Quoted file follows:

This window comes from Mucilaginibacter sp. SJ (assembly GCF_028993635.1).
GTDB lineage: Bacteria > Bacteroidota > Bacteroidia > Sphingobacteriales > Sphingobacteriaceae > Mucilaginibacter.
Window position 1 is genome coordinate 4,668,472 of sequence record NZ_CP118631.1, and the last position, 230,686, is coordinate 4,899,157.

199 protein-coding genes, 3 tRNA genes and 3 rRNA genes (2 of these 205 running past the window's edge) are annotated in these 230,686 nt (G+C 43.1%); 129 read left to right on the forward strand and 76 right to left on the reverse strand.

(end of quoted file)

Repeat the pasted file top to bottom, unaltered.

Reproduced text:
This window comes from Mucilaginibacter sp. SJ (assembly GCF_028993635.1).
GTDB lineage: Bacteria > Bacteroidota > Bacteroidia > Sphingobacteriales > Sphingobacteriaceae > Mucilaginibacter.
Window position 1 is genome coordinate 4,668,472 of sequence record NZ_CP118631.1, and the last position, 230,686, is coordinate 4,899,157.

199 protein-coding genes, 3 tRNA genes and 3 rRNA genes (2 of these 205 running past the window's edge) are annotated in these 230,686 nt (G+C 43.1%); 129 read left to right on the forward strand and 76 right to left on the reverse strand.